The Real Power of Beyoncé's #ArtSelfies

Why does Beyoncé's picture in front of "The Mona Lisa" matter?

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Complex Original

Image via Complex Original

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This is the picture that won the Internet recently: a photo of Beyoncé and Jay Z standing impossibly close to Leonardo da Vinci’s 16th-century masterpiece, The Mona Lisa, during a private tour of Paris' Louvre museum last month. Shoulders barely turned away from the camera, arms crossed, and lips pressed in a half-smile, Beyoncé does a strikingly accurate imitation of the most famous painting in the world. 

This isn't the first example of Beyoncé posing like the subject of a famous artwork. As recently as last week, she mimicked a Picasso sketch so perfectly that she could've been the Spanish artist's muse. No matter how charmed some people were by Beyoncé’s coy nod to art history, many reactions to “The Beyoncé Lisa," and the images that have followed, have been wildly hyperbolic. Case in point: BuzzFeed published a post titled, “No Picture Matters More than Beyoncé and Jay Z Posing in Front of the Mona Lisa.”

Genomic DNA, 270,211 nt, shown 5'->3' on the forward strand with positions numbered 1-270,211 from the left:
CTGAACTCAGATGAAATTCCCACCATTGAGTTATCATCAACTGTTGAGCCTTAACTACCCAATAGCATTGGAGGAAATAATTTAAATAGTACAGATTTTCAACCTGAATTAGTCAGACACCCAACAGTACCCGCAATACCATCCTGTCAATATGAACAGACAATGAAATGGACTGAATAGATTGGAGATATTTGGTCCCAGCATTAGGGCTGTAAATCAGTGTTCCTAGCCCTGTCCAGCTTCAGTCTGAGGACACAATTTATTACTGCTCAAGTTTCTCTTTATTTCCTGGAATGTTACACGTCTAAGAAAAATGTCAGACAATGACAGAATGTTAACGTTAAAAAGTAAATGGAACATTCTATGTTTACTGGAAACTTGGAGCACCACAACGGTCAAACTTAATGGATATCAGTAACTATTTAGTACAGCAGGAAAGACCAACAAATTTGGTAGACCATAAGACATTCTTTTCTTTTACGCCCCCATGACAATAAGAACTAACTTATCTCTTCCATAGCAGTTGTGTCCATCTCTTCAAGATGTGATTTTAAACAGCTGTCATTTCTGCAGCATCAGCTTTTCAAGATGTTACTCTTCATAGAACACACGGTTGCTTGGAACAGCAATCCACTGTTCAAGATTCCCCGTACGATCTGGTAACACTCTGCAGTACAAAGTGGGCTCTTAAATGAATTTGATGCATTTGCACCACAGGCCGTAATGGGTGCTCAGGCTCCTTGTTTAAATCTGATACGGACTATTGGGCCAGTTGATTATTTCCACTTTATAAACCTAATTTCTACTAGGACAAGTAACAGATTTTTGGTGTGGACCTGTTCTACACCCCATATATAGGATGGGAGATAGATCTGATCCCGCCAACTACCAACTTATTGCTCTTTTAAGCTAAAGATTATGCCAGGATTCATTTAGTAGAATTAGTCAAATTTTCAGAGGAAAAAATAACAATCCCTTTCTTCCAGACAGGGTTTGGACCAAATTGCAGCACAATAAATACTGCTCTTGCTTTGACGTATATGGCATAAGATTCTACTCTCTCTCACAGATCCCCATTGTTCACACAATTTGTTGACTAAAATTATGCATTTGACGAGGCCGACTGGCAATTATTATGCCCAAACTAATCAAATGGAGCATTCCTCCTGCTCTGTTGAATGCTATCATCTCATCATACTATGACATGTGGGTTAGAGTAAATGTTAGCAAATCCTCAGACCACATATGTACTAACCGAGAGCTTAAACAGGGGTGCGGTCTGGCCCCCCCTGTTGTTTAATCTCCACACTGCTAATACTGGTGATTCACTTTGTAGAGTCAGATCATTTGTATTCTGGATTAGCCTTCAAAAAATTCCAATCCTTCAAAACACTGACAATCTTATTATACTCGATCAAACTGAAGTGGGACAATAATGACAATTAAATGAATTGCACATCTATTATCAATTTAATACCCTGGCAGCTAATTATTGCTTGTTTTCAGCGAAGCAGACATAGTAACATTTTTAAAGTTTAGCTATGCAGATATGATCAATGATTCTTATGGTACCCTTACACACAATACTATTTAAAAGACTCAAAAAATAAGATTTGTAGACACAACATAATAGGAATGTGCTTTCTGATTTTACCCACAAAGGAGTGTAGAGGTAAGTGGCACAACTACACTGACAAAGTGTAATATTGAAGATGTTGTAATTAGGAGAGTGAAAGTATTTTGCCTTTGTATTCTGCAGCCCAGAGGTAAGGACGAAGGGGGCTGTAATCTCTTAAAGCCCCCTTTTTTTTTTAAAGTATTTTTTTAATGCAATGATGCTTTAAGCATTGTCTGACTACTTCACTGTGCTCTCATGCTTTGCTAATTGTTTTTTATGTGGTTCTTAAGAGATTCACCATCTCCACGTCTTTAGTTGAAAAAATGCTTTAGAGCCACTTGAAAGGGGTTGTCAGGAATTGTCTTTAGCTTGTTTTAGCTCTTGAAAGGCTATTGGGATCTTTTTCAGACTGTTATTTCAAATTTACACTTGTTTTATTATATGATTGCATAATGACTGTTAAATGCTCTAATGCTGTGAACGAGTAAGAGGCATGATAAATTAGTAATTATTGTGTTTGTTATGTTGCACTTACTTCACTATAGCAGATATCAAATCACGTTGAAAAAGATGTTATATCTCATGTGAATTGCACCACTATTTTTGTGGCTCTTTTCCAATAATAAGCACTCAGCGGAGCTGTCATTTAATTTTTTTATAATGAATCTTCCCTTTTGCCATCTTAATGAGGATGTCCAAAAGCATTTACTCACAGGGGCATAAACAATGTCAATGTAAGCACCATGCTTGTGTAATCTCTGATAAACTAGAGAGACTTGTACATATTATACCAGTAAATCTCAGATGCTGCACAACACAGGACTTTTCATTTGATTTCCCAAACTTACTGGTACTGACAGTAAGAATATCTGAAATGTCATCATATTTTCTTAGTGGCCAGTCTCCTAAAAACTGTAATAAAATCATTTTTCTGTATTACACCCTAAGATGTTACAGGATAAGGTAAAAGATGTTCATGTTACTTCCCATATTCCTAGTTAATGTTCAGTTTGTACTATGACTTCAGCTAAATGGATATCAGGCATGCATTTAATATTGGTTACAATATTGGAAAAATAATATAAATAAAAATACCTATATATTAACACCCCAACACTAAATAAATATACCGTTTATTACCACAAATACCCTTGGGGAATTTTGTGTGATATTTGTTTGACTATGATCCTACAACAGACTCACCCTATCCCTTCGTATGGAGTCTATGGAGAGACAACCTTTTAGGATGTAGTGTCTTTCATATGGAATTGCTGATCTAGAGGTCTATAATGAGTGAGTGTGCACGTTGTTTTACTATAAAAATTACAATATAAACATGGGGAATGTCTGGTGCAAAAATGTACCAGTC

BuzzFeed readers are already familiar with the sensationalized headlines that are now on the homepage of almost every online publication, but this one brought up an important point. Many pictures do “matter” a lot more than the average celebrity selfie​—Raising the Flag on Iwo Jima, images from Martin Luther King Jr.’s “I Have a Dream" speech, and even that inescapable photo of Marilyn Monroe’s skirt flying up. They are more historically and culturally significant in the narrative of visual history. At the same time, though, Beyoncé's picture is worth your attention. By imitating famous artworks, specifically female subjects with complicated histories, Beyoncé enters a dialogue with art history and exposes her fans to art they may have not seen otherwise.


Not everyone feels that the educational value of Beyoncé and Jay Z standing in front of art is significant. Hyperallergic published a list of 13 responses to the photo, one of which was “holyshitwhofuckingcares." Kyle Chayka (who sometimes freelances for Complex) wrote an article for Pacific Standard about what he thinks is wrong with this picture: Beyoncé and Jay Z aren't looking at the art. “As a sometime art critic and a lifelong fan of art museums, the Mona Lisa selfie makes me cynical because it fails to emphasize any focus on the actual art,” Chayka writes. He bemoans how smartphones have infiltrated museums, ruining the viewing experience; the fact that you are there is more valuable than what you see. The title of a recent article in Vice, "If There's No #artselfie, You Never Saw the Art," summarizes this depressing attitude towards visiting a museum or gallery.